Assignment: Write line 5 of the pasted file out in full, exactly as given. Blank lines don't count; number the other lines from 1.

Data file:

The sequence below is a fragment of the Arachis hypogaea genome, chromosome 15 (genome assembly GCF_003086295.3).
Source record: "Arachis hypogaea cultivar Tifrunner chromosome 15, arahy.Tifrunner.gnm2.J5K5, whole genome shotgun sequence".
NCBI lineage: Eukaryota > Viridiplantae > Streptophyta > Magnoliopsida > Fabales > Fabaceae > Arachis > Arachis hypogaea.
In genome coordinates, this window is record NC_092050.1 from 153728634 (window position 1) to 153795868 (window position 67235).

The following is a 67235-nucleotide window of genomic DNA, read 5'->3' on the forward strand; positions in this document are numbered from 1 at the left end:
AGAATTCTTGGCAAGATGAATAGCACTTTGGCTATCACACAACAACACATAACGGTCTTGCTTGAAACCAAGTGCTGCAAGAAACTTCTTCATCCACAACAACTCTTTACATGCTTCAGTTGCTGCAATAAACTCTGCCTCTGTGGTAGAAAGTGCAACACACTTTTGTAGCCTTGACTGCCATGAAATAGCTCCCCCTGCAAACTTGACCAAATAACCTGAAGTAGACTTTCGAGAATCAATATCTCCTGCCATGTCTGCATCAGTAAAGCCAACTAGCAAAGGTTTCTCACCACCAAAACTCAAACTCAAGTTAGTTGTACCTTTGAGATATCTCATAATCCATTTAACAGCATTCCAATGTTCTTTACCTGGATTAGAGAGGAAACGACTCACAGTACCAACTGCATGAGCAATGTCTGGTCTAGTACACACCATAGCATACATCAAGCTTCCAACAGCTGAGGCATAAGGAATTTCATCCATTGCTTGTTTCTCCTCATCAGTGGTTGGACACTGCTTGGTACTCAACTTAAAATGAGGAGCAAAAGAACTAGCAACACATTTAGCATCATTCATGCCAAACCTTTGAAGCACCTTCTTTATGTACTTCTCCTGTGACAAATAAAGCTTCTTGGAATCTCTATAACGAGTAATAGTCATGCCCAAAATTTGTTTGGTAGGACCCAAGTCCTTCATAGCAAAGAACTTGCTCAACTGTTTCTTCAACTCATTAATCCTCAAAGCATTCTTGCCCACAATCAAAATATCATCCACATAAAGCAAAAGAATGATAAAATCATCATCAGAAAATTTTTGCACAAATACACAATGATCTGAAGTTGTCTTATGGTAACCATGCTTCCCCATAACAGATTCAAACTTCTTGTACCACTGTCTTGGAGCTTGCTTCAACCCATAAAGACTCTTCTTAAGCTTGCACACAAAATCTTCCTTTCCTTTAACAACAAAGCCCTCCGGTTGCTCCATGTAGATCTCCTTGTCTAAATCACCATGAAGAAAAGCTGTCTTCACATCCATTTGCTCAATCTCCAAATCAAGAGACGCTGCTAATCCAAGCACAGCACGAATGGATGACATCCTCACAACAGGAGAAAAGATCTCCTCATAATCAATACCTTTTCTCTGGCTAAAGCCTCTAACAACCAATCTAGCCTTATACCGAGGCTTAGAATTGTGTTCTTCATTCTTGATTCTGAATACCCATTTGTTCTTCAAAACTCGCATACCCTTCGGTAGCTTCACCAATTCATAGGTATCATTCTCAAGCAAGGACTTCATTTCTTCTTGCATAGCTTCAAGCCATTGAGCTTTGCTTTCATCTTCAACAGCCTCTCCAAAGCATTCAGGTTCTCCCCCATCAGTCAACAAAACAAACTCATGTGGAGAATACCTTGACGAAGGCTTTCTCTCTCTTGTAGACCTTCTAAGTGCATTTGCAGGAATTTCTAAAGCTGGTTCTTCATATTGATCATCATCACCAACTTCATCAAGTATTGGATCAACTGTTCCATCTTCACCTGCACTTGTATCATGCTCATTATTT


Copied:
The following is a 67235-nucleotide window of genomic DNA, read 5'->3' on the forward strand; positions in this document are numbered from 1 at the left end: